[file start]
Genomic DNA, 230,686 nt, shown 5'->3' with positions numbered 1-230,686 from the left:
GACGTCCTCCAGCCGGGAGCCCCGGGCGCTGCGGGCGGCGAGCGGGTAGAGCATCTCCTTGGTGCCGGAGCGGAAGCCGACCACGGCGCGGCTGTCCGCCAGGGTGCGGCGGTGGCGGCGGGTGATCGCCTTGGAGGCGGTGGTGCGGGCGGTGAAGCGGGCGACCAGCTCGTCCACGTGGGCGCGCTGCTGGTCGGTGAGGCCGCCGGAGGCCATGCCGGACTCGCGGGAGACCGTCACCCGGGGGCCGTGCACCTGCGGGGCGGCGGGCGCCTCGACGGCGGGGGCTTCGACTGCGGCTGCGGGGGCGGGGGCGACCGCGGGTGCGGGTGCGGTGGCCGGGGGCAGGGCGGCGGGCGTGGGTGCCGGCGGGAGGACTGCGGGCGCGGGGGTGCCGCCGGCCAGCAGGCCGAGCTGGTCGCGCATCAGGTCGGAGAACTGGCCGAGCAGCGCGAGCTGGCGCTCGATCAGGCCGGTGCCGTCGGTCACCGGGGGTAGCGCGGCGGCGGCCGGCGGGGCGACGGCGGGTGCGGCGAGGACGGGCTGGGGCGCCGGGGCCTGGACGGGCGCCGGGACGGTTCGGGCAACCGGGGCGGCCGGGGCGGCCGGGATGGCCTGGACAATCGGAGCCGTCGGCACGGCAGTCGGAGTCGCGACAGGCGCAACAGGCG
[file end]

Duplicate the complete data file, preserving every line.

Genomic DNA, 230,686 nt, shown 5'->3' with positions numbered 1-230,686 from the left:
GACGTCCTCCAGCCGGGAGCCCCGGGCGCTGCGGGCGGCGAGCGGGTAGAGCATCTCCTTGGTGCCGGAGCGGAAGCCGACCACGGCGCGGCTGTCCGCCAGGGTGCGGCGGTGGCGGCGGGTGATCGCCTTGGAGGCGGTGGTGCGGGCGGTGAAGCGGGCGACCAGCTCGTCCACGTGGGCGCGCTGCTGGTCGGTGAGGCCGCCGGAGGCCATGCCGGACTCGCGGGAGACCGTCACCCGGGGGCCGTGCACCTGCGGGGCGGCGGGCGCCTCGACGGCGGGGGCTTCGACTGCGGCTGCGGGGGCGGGGGCGACCGCGGGTGCGGGTGCGGTGGCCGGGGGCAGGGCGGCGGGCGTGGGTGCCGGCGGGAGGACTGCGGGCGCGGGGGTGCCGCCGGCCAGCAGGCCGAGCTGGTCGCGCATCAGGTCGGAGAACTGGCCGAGCAGCGCGAGCTGGCGCTCGATCAGGCCGGTGCCGTCGGTCACCGGGGGTAGCGCGGCGGCGGCCGGCGGGGCGACGGCGGGTGCGGCGAGGACGGGCTGGGGCGCCGGGGCCTGGACGGGCGCCGGGACGGTTCGGGCAACCGGGGCGGCCGGGGCGGCCGGGATGGCCTGGACAATCGGAGCCGTCGGCACGGCAGTCGGAGTCGCGACAGGCGCAACAGGCG